Demographic data often provide the rationale behind major municipal resource applications and does so across a broad array of service and infrastructure challenges and needs ranging from police and fire services, to planning for new and costly infrastructure such as libraries, community centers, roads, street and sewer improvements, business parks, and civic campuses. Demographic data also support planning activities focusing on elective services such as youth services, senior services, and a wide array of other social services. Moreover, this type of planning as community change education extends to non-profit organizations and other governmental agencies that, together or separately, tap into local Extension educators for planning assistance around issues related to the services they provide. Again, the currency and relevance of planning and trend data are fundamental for making targeted, accurate service provisions and collaboration decisions.

Finally, the more current the demographic data are, the more useful they are for officials who need to respond confidently to demographic changes that have significant local budgetary and even political impacts. For example, some communities grow more quickly than others, possibly much more quickly. Dane County, Wisconsin and a number of jurisdictions within Dane County are growing at some of the fastest rates in the state. These communities are faced with change-related, planning-related issues more consistently and more frequently than slower changing communities. Therefore, it is important for planners and local officials working within and on behalf of such communities to have access to data that are as current and as accurate as possible.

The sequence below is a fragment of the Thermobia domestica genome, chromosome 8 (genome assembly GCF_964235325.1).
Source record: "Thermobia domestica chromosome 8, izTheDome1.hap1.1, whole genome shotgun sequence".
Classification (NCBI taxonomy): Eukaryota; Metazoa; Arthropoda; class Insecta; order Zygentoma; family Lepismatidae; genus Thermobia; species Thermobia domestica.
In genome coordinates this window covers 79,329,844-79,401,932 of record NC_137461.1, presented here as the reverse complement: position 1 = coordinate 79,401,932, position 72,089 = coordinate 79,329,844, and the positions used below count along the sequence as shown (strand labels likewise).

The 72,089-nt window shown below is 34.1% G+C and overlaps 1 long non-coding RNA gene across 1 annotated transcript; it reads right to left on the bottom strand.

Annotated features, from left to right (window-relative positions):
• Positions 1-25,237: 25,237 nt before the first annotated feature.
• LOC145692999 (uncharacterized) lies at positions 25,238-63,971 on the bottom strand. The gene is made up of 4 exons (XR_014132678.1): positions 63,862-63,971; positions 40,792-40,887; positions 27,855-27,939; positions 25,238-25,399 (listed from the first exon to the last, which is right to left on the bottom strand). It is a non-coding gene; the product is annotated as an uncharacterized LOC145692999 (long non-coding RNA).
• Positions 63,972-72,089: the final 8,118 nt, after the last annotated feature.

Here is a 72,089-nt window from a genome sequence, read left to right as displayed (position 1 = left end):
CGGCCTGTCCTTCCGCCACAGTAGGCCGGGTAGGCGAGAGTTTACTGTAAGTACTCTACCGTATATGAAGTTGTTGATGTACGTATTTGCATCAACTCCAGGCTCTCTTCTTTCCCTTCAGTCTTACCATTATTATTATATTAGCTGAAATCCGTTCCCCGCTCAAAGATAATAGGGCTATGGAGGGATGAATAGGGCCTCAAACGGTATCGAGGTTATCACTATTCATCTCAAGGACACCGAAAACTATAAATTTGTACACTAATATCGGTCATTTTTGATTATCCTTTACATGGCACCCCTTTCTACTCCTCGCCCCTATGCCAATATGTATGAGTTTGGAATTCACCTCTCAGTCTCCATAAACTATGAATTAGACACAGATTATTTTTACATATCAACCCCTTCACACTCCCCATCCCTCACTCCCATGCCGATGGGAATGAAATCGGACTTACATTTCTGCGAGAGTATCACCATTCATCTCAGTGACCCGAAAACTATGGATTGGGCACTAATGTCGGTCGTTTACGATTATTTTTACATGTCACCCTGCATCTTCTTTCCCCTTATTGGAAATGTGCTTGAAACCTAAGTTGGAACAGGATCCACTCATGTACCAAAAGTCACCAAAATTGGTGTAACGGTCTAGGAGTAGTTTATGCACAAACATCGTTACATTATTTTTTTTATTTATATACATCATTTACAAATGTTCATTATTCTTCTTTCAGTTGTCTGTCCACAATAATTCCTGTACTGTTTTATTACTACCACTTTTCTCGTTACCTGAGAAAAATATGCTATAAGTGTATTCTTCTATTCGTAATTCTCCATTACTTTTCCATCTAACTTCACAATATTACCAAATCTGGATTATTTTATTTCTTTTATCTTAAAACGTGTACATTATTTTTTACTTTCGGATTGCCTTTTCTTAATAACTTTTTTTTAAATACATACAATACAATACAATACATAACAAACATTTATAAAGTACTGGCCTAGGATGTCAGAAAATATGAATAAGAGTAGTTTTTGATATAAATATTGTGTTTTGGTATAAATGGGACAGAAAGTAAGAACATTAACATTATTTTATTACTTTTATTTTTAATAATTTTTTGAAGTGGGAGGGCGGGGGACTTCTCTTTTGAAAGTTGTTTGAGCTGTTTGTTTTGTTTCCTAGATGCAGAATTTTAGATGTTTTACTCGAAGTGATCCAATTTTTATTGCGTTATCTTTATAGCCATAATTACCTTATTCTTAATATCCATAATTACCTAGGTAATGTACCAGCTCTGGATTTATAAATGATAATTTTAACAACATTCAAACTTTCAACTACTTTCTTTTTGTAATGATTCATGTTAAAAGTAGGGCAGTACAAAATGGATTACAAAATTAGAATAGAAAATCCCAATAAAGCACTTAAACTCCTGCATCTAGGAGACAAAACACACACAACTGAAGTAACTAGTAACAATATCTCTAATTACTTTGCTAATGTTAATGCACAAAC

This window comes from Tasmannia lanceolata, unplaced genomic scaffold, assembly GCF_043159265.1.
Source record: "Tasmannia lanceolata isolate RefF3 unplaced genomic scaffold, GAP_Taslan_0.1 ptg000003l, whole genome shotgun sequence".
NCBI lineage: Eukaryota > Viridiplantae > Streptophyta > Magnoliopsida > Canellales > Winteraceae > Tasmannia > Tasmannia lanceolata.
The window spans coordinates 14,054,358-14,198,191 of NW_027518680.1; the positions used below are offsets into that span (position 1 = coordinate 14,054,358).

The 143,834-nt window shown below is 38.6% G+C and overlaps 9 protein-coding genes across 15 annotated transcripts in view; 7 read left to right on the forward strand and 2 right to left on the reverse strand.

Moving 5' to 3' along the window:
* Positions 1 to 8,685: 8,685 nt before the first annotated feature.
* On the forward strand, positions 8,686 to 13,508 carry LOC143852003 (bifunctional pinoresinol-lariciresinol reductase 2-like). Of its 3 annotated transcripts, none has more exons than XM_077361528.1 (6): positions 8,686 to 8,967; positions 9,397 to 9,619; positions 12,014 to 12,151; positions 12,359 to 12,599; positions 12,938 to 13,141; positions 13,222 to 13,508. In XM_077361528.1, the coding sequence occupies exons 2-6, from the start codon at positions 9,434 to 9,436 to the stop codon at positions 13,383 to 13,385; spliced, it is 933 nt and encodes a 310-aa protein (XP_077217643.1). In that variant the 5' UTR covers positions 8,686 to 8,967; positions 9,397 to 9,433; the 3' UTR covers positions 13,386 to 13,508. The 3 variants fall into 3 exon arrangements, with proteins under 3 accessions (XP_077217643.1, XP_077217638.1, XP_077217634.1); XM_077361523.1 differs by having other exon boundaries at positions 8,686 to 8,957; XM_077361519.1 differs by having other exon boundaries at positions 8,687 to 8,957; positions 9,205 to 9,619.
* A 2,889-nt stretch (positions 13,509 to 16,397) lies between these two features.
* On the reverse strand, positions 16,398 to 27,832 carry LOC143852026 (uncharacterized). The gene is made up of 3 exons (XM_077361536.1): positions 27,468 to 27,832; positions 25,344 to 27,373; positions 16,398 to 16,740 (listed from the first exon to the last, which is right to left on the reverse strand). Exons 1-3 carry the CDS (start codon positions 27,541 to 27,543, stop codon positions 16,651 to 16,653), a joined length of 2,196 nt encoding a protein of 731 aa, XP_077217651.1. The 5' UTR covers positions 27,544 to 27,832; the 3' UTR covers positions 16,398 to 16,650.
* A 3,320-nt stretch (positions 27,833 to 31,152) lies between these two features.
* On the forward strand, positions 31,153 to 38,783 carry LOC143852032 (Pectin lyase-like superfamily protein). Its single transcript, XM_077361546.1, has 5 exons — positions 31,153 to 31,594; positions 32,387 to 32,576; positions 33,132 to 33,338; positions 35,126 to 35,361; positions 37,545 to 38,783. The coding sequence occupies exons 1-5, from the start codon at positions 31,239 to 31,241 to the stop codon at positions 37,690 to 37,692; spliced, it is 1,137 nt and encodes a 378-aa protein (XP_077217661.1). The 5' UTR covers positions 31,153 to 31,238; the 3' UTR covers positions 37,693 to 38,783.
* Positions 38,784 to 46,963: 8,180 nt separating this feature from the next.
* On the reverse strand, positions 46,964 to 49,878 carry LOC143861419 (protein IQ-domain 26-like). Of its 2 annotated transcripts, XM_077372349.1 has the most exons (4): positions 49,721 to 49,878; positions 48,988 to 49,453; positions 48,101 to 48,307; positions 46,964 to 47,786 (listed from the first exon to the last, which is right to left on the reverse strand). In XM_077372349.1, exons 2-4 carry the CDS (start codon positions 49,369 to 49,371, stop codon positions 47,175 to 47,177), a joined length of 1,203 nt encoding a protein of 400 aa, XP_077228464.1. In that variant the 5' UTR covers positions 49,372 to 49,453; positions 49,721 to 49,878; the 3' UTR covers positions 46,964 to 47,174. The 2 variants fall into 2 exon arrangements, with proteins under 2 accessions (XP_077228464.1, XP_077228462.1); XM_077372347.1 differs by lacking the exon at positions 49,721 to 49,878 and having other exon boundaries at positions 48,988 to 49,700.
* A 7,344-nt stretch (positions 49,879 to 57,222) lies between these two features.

This is especially true in a funding environment that is necessarily more frugal and politically charged than it has been for perhaps decades. In this kind of environment, officials want to be able to make a solid case why service and infrastructure improvements may need to be updated or changed in some way. Data that are both current and reliable are critically important for community leaders, decision makers, and citizens as they weigh tax issues and as local funding tools such as local referenda bring voters into the process of community change.

Accessing Demographic Data

One of the best places to access demographic data for all communities in the United States is through the American FactFinder on-line tool It is intended to be a one-stop portal for data from many of the Census Bureau's surveys and data programs. For no charge, users can access data from the American Community Survey as well as the 1990 Census, 2000 Census, 2010 Census, population estimates, and the Economic Census. Users can generate basic community profiles or download specific data for more detailed analyses and reporting.

Through the American FactFinder, users can link to technical documentation for each data source that should be reviewed because not all data sources are collected in the same way. One of the most dramatic changes in U.S. demographic data is the implementation of the American Community Survey (ACS). Today, and moving forward, most of the key demographic features of interest to Extension programmers are available through the ACS and not the 2010 Census. Details on the difference between the ACS and decennial census data and the practices necessary for effective and accurate use are discussed in Curtis, Veroff, Rizzo, and Beaudoin (2011).


Curtis, K. J., Veroff, D., Rizzo, B., & Beaudoin, J. (2011). Demographic data for effective programming: An update on sources and successful practice. Unpublished manuscript.

Preston, J. C. (1982). Census data for decision making. Journal of Extension [On-line], 20(6). Available at: